Will the lights go out? Energy supply

Materials World magazine
,
1 Apr 2010
Energy saving bulb

David Hunter, an Analyst at UK energy consultancy and utility management firm McKinnon and Clarke, Dunfermline, UK, discusses energy supply.

The recent cold weather took centre stage in the news across Europe. Gas supply in the UK became critical and provision to some industrial users was restricted in January. The problem is global and the scramble for energy has already begun. Although the recession may have bought us a year or two by lowering demand, the UK must be prepared to fight for its share of finite energy resources in the future and the battle will be intense.

Power supplies in the UK are still largely based on hydrocarbons, in particular natural gas. For the past 30 years, the country has been relatively insulated from the global market and concerns over energy security. From the 1970s, the UK Continental Shelf provided plentiful supplies of oil and gas for both domestic consumption and export. Taken together with our long history as a coal producer, this meant the country was awash with fossil fuel energy.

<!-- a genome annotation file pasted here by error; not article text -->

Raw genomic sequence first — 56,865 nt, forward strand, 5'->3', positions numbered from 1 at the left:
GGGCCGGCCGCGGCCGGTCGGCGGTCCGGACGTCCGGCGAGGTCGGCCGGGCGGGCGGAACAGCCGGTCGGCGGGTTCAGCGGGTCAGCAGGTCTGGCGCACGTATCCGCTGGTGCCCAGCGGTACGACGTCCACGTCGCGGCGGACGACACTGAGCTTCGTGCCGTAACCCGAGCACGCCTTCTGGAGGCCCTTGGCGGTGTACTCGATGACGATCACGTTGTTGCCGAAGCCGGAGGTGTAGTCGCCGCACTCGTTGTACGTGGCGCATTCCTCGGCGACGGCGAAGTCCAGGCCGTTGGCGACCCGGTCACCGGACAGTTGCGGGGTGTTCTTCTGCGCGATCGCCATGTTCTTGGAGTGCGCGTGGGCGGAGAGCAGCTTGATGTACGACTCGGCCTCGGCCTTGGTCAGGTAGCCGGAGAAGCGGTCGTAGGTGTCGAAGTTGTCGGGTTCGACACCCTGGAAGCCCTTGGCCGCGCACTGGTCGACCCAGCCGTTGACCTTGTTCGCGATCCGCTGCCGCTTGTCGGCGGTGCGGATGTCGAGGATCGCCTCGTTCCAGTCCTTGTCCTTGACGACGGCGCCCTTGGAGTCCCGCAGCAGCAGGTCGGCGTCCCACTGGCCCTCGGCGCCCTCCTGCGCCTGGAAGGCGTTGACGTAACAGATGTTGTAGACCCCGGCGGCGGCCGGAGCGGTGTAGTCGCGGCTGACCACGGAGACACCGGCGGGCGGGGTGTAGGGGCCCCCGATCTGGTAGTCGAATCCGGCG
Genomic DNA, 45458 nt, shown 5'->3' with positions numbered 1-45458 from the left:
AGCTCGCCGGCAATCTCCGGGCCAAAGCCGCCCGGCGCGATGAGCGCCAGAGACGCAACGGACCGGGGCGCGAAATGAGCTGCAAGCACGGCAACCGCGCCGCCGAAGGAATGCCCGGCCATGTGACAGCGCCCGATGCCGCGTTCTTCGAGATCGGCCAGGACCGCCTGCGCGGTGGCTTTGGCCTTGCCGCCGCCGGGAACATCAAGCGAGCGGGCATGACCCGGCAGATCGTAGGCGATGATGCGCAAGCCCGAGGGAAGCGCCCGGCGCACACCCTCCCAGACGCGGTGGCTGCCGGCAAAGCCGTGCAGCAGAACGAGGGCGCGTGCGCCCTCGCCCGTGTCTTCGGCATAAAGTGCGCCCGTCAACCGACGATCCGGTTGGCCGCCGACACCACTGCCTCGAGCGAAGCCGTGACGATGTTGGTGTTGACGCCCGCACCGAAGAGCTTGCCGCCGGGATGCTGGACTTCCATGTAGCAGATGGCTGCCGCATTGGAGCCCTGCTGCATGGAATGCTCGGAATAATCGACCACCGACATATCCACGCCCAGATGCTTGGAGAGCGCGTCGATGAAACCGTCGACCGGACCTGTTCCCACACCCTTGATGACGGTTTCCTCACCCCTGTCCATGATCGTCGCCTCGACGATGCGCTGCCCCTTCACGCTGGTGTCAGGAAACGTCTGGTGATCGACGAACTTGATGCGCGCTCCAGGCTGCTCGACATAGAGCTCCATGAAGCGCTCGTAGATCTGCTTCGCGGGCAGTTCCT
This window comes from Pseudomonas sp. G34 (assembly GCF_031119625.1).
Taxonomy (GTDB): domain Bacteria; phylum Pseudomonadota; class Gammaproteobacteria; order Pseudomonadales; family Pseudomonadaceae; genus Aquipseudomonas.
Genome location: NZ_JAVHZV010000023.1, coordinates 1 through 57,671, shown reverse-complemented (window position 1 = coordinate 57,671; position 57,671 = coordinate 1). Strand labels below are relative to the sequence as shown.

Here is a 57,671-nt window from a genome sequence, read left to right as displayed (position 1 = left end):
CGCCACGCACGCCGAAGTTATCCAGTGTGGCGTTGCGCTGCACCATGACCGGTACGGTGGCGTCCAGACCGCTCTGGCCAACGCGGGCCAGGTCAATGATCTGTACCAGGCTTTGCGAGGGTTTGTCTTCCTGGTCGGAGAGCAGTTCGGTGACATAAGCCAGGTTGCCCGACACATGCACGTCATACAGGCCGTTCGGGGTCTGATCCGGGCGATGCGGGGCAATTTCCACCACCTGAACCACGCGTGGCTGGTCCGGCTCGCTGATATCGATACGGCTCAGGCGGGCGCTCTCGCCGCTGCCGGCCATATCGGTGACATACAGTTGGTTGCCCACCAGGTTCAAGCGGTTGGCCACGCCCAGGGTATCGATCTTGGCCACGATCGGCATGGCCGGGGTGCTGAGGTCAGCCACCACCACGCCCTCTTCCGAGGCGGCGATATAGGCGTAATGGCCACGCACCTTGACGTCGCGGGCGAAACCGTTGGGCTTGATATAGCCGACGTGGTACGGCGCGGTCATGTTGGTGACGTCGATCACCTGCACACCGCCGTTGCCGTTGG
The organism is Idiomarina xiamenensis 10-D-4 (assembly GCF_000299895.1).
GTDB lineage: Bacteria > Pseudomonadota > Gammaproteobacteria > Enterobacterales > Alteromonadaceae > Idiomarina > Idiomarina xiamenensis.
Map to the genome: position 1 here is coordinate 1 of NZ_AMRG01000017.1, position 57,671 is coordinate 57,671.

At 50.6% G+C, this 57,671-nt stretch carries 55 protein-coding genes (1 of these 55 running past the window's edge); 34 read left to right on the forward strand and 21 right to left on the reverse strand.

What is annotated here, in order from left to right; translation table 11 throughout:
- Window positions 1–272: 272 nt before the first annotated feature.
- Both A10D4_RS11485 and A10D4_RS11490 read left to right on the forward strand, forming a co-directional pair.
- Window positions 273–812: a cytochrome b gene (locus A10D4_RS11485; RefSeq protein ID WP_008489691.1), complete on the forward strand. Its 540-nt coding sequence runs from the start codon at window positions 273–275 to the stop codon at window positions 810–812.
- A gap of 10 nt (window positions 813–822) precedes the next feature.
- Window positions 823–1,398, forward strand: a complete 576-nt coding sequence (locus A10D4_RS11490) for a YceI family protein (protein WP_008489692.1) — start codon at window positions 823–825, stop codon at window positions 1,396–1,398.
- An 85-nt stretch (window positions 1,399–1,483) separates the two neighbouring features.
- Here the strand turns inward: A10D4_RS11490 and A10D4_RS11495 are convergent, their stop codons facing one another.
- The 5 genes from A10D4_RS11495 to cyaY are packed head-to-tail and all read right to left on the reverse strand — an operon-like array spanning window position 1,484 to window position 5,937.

North Sea gas production peaked in 2000 at 115bcm and by 2005 the UK had become a net importer of natural gas. This import reliance became apparent earlier this year as the UK’s energy network operator issued four gas system balancing alerts in a matter of days, cut off supply to almost 100 industrial users, called for emergency imports, and asked power companies to turn off gas power stations in favour of coal. While this showed that the system worked, prior to 2010 only one such alert had ever been issued. However, supply was maintained because we could switch on coal-fired plant – but by 2015 many of these will have to close as a result of the EU’s Large Combustion Plant Directive, which aims to cut CO2 and other emissions. In the meantime, they have to run on restricted hours.

Gas expansion

The proportion of gas in the UK energy mix has increased considerably in the past decade, from 40% to between 50% and 60% today, and may rise to as much as 75% by 2020. Other European countries are also net importers so the UK has to compete for expensive liquified petroleum gas supplies from around the world, in addition to pipeline gas from Russia and Norway.